• 1 teaspoon coarse Korean hot red-pepper flakes, see notes above
  • 1/2 teaspoon sugar

Instructions

  1. Rinse tofu, then cover with cold water in a medium saucepan. Bring to a simmer over medium-high heat, then keep warm, covered, over very low heat.
  2. Meanwhile, mince and mash garlic to a paste with a pinch of salt. Stir together with remaining ingredients.
  3. Just before serving, carefully lift tofu from saucepan with a large spatula and drain on paper towels. Gently pat dry, then transfer to a shallow bowl. Spoon some sauce over tofu and serve warm. Serve remaining sauce on the side.

  • Category: Tofu
  • Method: Stovetop
  • Cuisine: Asian

Keywords: warm, tofu, spicy, dipping, sauce

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A grapefruit soju cocktail in a glass.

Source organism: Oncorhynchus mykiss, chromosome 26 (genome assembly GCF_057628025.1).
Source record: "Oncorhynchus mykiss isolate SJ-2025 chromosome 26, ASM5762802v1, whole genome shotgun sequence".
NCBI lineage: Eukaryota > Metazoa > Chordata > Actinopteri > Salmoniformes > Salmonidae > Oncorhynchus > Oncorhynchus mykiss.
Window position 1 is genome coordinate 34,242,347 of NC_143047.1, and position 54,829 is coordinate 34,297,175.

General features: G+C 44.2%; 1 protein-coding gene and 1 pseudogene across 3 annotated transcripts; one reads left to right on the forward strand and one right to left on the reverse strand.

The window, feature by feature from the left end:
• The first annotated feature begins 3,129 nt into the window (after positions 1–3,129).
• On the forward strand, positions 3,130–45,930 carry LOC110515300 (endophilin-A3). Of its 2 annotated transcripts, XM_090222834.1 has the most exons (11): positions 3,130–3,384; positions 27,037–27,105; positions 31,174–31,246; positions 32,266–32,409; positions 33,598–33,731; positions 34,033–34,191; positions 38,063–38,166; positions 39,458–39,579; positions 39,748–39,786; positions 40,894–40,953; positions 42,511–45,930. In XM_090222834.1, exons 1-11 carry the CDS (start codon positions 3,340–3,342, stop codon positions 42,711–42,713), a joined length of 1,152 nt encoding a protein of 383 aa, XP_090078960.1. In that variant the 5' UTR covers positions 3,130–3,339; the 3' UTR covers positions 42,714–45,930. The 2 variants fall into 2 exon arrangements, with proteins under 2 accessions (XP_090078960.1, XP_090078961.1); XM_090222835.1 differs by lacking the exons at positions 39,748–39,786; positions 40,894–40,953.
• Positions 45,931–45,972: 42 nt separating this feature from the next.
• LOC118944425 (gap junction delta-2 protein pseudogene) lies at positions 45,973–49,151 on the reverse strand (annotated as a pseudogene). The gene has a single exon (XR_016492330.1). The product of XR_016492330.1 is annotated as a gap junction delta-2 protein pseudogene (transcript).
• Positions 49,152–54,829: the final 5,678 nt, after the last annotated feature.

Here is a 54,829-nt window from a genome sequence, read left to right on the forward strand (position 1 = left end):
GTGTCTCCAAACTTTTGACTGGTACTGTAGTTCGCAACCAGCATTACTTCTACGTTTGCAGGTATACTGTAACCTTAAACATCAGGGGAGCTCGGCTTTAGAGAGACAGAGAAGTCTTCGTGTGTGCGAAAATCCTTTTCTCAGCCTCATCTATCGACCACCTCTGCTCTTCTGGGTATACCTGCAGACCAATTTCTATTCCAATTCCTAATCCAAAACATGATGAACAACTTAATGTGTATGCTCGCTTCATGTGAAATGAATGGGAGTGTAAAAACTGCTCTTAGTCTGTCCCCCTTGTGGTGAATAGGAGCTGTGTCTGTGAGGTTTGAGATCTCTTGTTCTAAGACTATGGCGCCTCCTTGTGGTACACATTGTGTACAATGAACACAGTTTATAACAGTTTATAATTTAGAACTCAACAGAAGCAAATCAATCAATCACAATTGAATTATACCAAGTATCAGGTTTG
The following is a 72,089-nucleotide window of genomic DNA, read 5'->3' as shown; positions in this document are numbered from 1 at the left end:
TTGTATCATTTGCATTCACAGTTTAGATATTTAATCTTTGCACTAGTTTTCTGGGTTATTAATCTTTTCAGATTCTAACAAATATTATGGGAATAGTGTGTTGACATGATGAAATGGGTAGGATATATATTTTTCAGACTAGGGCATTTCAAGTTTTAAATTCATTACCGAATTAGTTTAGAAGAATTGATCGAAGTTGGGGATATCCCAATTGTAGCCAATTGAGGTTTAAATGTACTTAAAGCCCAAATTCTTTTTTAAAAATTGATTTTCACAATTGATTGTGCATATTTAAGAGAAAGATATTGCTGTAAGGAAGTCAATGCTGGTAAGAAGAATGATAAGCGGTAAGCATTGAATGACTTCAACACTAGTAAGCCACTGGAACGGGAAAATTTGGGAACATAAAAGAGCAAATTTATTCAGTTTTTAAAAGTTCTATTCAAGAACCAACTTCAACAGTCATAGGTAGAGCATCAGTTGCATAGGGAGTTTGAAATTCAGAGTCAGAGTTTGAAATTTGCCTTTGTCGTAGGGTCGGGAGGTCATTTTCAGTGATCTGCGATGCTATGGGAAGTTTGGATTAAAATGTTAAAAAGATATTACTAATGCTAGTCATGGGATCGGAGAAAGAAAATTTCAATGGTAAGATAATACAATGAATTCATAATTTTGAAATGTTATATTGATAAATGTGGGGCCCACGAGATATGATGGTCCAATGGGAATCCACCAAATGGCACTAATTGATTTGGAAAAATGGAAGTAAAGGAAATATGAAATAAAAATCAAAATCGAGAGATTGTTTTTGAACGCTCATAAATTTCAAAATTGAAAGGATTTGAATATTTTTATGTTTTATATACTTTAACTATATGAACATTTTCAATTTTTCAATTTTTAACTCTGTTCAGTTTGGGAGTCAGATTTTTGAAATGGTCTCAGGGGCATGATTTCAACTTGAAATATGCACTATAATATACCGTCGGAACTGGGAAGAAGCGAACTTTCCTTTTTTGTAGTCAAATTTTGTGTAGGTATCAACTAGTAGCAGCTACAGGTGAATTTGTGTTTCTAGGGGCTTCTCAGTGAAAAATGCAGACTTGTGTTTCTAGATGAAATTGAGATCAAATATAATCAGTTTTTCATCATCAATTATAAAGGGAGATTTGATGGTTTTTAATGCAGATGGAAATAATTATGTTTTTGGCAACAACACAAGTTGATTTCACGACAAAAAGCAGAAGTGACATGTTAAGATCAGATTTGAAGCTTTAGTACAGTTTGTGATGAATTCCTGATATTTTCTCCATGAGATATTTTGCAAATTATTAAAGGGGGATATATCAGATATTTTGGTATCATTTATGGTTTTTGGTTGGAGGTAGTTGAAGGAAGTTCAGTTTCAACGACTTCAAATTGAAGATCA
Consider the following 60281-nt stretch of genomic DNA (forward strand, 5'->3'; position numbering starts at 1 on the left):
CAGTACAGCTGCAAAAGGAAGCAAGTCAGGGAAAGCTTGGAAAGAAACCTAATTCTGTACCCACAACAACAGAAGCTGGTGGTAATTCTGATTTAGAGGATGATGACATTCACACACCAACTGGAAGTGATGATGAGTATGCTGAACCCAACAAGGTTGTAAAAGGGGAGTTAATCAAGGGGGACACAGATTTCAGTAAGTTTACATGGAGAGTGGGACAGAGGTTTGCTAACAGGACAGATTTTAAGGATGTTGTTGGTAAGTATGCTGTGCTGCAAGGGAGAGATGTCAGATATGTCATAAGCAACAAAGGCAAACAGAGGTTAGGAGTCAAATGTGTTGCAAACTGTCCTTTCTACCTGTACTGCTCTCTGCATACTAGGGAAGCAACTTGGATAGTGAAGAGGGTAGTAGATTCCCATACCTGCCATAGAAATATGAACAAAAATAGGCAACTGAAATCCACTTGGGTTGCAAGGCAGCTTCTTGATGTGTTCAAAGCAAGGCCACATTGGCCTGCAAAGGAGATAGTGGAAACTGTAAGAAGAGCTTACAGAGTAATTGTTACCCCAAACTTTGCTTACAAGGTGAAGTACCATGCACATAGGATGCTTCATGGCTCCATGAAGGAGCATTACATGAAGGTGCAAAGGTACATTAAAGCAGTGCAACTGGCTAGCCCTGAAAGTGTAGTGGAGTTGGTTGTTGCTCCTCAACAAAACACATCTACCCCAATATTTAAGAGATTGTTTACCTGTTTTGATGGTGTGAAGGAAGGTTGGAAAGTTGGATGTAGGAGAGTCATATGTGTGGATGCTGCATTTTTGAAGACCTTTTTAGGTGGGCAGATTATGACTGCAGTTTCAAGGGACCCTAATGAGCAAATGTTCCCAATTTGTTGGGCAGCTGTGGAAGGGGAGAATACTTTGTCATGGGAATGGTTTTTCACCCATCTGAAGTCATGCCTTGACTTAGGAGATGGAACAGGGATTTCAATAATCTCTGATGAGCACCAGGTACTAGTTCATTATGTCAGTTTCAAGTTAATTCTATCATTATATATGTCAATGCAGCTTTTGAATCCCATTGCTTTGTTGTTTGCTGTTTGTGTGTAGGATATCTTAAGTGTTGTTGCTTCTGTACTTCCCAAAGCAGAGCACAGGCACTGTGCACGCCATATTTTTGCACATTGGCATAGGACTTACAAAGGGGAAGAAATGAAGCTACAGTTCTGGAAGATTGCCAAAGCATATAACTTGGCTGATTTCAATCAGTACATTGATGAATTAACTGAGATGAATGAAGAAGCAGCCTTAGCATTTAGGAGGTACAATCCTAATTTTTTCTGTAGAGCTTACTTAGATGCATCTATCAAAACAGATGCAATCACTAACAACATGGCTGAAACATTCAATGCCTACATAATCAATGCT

Grapefruit Soju Cocktails


  • Author: Alexandra Stafford
  • Prep Time: 5 minutes
  • Total Time: 5 minutes
  • Yield: 10 drinks (according to Gourmet), 5 drinks (according to Ali)

Description

Adapted from Gourmet


Ingredients

  • 1 tablespoon superfine sugar
  • 1 quart (4 cups) fresh-squeezed (or not) grapefruit juice
  • 1 cup soju (sometimes called sochu), sake or vodka, chilled
  • Club soda or seltzer water chilled

Instructions

  1. Stir the sugar and 1/8 teaspoon salt into the juice and stir to dissolve. Stir in soju and add sugar to taste.
  2. Pour into ice-filled glasses and top with a splash of club soda.

Notes

Gourmet’s note: Grapefruit mixture without soju can be made four hours ahead and chilled. Add soju to mixture just before serving.